But now we are in a stronger position to negotiate

    And because we have invested in the capabilities to produce our own water, we don’t have to roll over and give whatever Dr Mahathir demands of us. Maybe Dr Mahathir knows this too. Maybe Dr Mahathir does intend to honor the water agreement and not change the price that they sell water to us. That’s the theory expressed by Mr Bilahari Kausikan, former Permanent Secretary of MFA.

    (Dr Mahathir is) raising water only as a diversionary tactic in preparation to ask for a waiver or reduction of the compensation due to us if he formally cancels the high-speed rail project. His intention is to make the Singapore government look unreasonable hoping, first, that Singaporeans will pressure our government on his behalf, and, second, to set up an alibi with his own people.”


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    And we should heed Mr Bilahari’s advice –  Singaporeans should not be deceived. Inasmuch as we want to be good neighbours, and wish that Malaysia under the new government do well, we need to remember that good neighbourliness ought to be a two-way street.

    If Malaysia, or any other country for that matter, does anything to threaten our interests, we MUST unite and stand strong.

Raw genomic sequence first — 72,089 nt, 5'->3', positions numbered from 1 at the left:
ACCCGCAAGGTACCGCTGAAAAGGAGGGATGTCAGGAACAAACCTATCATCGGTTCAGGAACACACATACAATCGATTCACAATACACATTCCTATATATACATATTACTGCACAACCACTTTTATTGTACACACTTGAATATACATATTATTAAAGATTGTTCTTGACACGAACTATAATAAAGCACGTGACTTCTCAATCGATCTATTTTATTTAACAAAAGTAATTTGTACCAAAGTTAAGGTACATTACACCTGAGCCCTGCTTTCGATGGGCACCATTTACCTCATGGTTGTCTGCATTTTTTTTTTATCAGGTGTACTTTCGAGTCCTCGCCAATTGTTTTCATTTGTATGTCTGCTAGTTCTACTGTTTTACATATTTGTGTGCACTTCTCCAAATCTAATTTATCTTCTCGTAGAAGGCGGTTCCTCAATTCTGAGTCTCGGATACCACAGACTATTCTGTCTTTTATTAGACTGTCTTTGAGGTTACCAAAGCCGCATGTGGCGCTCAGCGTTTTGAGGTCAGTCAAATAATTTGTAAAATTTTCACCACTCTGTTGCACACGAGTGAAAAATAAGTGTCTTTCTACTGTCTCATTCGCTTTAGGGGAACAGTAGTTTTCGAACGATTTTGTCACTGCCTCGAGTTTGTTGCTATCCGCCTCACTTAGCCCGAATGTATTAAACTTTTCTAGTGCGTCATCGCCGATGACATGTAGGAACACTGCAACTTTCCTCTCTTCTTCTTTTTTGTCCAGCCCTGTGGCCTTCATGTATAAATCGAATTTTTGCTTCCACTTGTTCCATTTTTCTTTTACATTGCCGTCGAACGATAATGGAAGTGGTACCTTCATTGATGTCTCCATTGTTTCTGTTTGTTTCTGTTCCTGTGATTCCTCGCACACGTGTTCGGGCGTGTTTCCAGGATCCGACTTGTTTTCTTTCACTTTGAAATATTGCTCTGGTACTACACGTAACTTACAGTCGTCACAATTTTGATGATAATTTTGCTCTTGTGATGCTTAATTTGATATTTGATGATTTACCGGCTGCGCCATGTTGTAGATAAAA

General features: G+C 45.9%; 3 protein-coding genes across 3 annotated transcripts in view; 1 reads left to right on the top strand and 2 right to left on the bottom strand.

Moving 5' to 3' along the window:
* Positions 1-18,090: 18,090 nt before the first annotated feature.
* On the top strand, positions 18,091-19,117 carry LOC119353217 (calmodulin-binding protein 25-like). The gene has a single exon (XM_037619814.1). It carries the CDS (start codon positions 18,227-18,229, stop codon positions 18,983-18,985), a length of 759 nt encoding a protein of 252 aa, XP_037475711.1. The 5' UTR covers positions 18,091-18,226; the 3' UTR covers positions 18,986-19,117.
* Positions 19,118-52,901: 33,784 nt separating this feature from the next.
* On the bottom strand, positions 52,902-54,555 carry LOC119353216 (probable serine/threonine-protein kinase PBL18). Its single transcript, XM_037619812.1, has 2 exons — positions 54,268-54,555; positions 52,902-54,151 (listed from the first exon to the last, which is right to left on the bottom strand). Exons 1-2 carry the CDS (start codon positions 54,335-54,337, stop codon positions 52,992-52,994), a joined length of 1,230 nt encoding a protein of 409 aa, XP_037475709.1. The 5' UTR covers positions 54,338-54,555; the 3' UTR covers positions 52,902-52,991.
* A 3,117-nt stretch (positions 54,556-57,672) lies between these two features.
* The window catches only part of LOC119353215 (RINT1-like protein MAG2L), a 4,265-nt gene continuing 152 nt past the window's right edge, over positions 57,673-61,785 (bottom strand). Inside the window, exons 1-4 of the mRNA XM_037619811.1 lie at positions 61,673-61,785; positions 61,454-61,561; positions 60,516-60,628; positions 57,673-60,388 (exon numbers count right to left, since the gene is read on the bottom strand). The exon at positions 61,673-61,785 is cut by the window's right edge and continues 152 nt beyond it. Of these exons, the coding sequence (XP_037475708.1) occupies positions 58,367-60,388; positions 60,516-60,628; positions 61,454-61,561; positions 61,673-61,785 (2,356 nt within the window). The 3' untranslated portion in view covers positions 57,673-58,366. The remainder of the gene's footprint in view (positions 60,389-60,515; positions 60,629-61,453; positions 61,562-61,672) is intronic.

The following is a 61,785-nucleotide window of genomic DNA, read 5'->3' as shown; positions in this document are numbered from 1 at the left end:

Meanwhile, I’ll leave you with a video of the Singapore Water Story,


    Recommended Reads

    1. Everything you need to know about the 4 Water Agreements
    2. Overview of Water Treaty
    3. Facts and Debunking Myths (MFA)
    4. Dr M threatened us in 1998
    5. Dr M threatened us in 2002/3
    6. Water Talks (MFA)
    Contains Ministerial Statements and Official Correspondence and Documents; or download here


    By Joey Wee

    I am nice, most of the time!

    2 thought on “Some people asked why Singaporeans pay so much for water when we buy it for 3 sen per 1000 gallons from Malaysia”
    1. Thank you for this link and the other pieces you have written about the water issue. That the SG-MY water agreement, threats by northern neighbour and everything in between, was never extensively taught in civics lessons in school is beyond me. We now have an entire generation of kids and young adults (those born after 1980) completely clueless on these important issues. Many have even felt Singapore is at fault in our testy relationship with Malaysia. We have paid a heavy price.

      1. Hello Matthew!
        Just doing our little part to create more awareness about the things that (should) matter. Thanks for popping by and surfacing to leave us a comment!